All you need to know about stopping The Pill

It’s a big moment!  The time is definitely right…you’ve decided you’re ready to have a baby!

If you’ve already spent a few years on the pill trying not to fall pregnant, one of your first thoughts is bound to be: “Just how long will it take for me to become pregnant?”

Fortunately, the pill does not affect fertility, but your body will need some time to adjust and a pregnancy will happen once your body is ready!

How does the Pill work?

Firstly, let’s take a look at how the birth control pill works in preventing a pregnancy. There are two types and this is what they do.

The COC (combined oestrogen and progesterone pill) works by:

  • preventing ovulation (it stops your eggs developing, which means that they aren’t released from the ovary)
  • the progesterone component reduces sperm penetration by making cervical mucous thicker

The progesterone-only pill (the so-called “mini-pill”) works by:

  • thinning the lining of your uterus (womb), which means that it’s less likely that an egg will be able to implant there
  • making the cervical mucous thicker, which makes it difficult for sperm to get through
  • changing the normal movement of your Fallopian tubes, lowering the chance of fertilisation

How to stop taking the pill

You’re probably wondering when is the best time (and safest way) to stop the pill if you want to fall pregnant – here’s the answer:

  • keep taking your pill until you reach the end of that packet of pills, and then just don’t start a new pack.
  • research shows that it is safe to fall pregnant as soon as you’ve stopped taking your pill – there’s no higher risk of foetal problems nor miscarriage
  • some doctors may suggest using a condom or diaphragm until you’ve had one or two periods, but it’s not essential (it may help track your cycle to assist in predicting your due date, but a sonar can help determine this as well)

Remember to start taking 400-600mcg folic acid per day around 1-2 months before stopping the pill – this is to decrease the risk of certain birth defects and miscarriage.

Read  Surgical methods of contraception

Now, for the million dollar question: you’ve stopped taking the pill – how long it will take to become pregnant?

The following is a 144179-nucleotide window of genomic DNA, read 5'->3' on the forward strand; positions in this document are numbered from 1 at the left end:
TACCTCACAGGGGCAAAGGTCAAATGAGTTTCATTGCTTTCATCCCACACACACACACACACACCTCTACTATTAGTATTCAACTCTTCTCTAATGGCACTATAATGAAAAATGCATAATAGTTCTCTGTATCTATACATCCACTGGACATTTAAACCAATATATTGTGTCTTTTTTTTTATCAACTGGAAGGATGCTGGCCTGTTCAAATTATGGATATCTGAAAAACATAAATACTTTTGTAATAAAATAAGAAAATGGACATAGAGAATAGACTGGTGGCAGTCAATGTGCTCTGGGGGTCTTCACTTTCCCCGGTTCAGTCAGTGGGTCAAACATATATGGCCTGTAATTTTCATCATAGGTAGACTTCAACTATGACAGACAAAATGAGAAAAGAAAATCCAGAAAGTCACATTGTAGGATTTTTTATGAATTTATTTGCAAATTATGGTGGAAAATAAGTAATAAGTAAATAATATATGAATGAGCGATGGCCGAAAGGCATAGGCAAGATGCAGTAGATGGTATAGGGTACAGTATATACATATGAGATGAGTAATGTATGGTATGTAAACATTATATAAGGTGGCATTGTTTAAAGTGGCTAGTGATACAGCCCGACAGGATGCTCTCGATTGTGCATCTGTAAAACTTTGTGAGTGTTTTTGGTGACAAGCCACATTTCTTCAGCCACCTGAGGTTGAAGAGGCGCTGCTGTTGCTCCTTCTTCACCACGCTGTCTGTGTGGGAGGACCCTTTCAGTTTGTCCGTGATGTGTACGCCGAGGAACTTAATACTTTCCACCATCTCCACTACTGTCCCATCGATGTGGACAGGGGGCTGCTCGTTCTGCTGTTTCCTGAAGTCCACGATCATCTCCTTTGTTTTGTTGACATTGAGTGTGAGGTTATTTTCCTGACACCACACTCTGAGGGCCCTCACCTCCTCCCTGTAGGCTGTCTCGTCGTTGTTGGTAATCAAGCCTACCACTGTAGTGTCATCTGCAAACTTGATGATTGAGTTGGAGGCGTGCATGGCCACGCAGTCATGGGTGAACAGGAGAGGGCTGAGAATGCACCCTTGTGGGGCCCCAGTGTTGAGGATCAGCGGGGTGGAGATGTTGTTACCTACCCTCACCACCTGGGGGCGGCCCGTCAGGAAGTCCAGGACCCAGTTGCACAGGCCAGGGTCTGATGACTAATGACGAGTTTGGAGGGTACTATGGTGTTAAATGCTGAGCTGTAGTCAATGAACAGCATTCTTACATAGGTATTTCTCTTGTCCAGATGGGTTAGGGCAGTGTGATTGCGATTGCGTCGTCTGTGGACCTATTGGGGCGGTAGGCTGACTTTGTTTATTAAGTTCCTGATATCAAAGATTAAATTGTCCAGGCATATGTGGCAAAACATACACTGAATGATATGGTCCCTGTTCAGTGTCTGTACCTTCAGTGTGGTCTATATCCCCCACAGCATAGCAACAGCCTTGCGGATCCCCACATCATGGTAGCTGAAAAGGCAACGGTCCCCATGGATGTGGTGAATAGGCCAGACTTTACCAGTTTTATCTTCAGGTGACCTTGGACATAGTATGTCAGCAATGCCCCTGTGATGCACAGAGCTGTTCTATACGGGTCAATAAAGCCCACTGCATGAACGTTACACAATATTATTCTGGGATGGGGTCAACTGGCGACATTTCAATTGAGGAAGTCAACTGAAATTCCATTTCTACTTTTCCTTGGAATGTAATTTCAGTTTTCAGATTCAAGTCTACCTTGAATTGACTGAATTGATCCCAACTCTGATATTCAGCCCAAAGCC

Studies show that within one year of going off the pill, 80% of women who want to become pregnant, will. However, remember that you need to be ovulating in order to fall pregnant. Whilst it is possible to start ovulating and become pregnant in the first cycle after stopping the pill, it’s unlikely. It can take some time for your body to get back into its normal rhythm: some women could become pregnant immediately, whilst it could take other women several months up to a year.

What could be the reason for not getting one’s period after stopping the pill?

Well, either you are have already become pregnant, or you did not ovulate. If you perform a pregnancy test (and repeat it some days later) and it’s negative, this can be quite normal as many women may not see their period for 2-3 months.

Remember, that an important factor in determining how long it’ll take for your ovulation to return to normal, is how regular your ovulation was prior to taking the pill

Other factors that can play a role include:

  • your age (you may be a number of years older now, than when you first started taking the pill)
  • the type of birth control you were using
  • your general health and certain medication/treatment (i.e. chemotherapy)
  • your body weight (under- or overweight)

What else can you do to improve your chance of falling pregnant?

You can try the following to estimate when you’re about to ovulate:

  • watch your cervical mucous
  • use a basal body temperature chart
  • buy an ovulation prediction kit
  • have sex regularly around the time you estimate that you may be ovulating

If you have anymore questions, why not sign into our App and ask us directly? We’d love to help!

Dr. Leanne